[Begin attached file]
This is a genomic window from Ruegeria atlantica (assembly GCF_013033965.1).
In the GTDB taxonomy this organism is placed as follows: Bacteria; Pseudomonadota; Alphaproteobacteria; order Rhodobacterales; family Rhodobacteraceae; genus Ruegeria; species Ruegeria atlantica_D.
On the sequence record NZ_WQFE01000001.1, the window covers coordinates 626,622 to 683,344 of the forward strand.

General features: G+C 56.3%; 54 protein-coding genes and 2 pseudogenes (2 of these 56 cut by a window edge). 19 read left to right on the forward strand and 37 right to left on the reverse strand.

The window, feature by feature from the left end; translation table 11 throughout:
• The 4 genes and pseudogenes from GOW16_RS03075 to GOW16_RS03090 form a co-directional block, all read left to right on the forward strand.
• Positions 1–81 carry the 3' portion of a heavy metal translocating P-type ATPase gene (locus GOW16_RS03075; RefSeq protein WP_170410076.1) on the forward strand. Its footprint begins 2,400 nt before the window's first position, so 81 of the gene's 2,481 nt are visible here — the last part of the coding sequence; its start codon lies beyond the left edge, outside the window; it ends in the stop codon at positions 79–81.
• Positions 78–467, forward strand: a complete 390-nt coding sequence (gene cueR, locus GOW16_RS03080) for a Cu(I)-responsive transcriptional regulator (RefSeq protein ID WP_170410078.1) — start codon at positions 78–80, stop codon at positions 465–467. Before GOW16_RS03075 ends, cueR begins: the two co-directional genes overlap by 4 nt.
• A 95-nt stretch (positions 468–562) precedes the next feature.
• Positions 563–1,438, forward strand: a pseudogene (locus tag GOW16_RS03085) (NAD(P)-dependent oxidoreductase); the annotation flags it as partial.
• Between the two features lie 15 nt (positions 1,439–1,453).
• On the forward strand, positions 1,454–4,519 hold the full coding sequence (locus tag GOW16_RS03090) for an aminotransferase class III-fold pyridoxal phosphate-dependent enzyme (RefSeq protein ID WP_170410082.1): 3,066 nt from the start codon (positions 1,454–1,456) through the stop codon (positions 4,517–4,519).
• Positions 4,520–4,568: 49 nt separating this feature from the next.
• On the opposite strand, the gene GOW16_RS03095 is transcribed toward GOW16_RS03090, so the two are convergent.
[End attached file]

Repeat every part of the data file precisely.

This is a genomic window from Ruegeria atlantica (assembly GCF_013033965.1).
In the GTDB taxonomy this organism is placed as follows: Bacteria; Pseudomonadota; Alphaproteobacteria; order Rhodobacterales; family Rhodobacteraceae; genus Ruegeria; species Ruegeria atlantica_D.
On the sequence record NZ_WQFE01000001.1, the window covers coordinates 626,622 to 683,344 of the forward strand.

General features: G+C 56.3%; 54 protein-coding genes and 2 pseudogenes (2 of these 56 cut by a window edge). 19 read left to right on the forward strand and 37 right to left on the reverse strand.

The window, feature by feature from the left end; translation table 11 throughout:
• The 4 genes and pseudogenes from GOW16_RS03075 to GOW16_RS03090 form a co-directional block, all read left to right on the forward strand.
• Positions 1–81 carry the 3' portion of a heavy metal translocating P-type ATPase gene (locus GOW16_RS03075; RefSeq protein WP_170410076.1) on the forward strand. Its footprint begins 2,400 nt before the window's first position, so 81 of the gene's 2,481 nt are visible here — the last part of the coding sequence; its start codon lies beyond the left edge, outside the window; it ends in the stop codon at positions 79–81.
• Positions 78–467, forward strand: a complete 390-nt coding sequence (gene cueR, locus GOW16_RS03080) for a Cu(I)-responsive transcriptional regulator (RefSeq protein ID WP_170410078.1) — start codon at positions 78–80, stop codon at positions 465–467. Before GOW16_RS03075 ends, cueR begins: the two co-directional genes overlap by 4 nt.
• A 95-nt stretch (positions 468–562) precedes the next feature.
• Positions 563–1,438, forward strand: a pseudogene (locus tag GOW16_RS03085) (NAD(P)-dependent oxidoreductase); the annotation flags it as partial.
• Between the two features lie 15 nt (positions 1,439–1,453).
• On the forward strand, positions 1,454–4,519 hold the full coding sequence (locus tag GOW16_RS03090) for an aminotransferase class III-fold pyridoxal phosphate-dependent enzyme (RefSeq protein ID WP_170410082.1): 3,066 nt from the start codon (positions 1,454–1,456) through the stop codon (positions 4,517–4,519).
• Positions 4,520–4,568: 49 nt separating this feature from the next.
• On the opposite strand, the gene GOW16_RS03095 is transcribed toward GOW16_RS03090, so the two are convergent.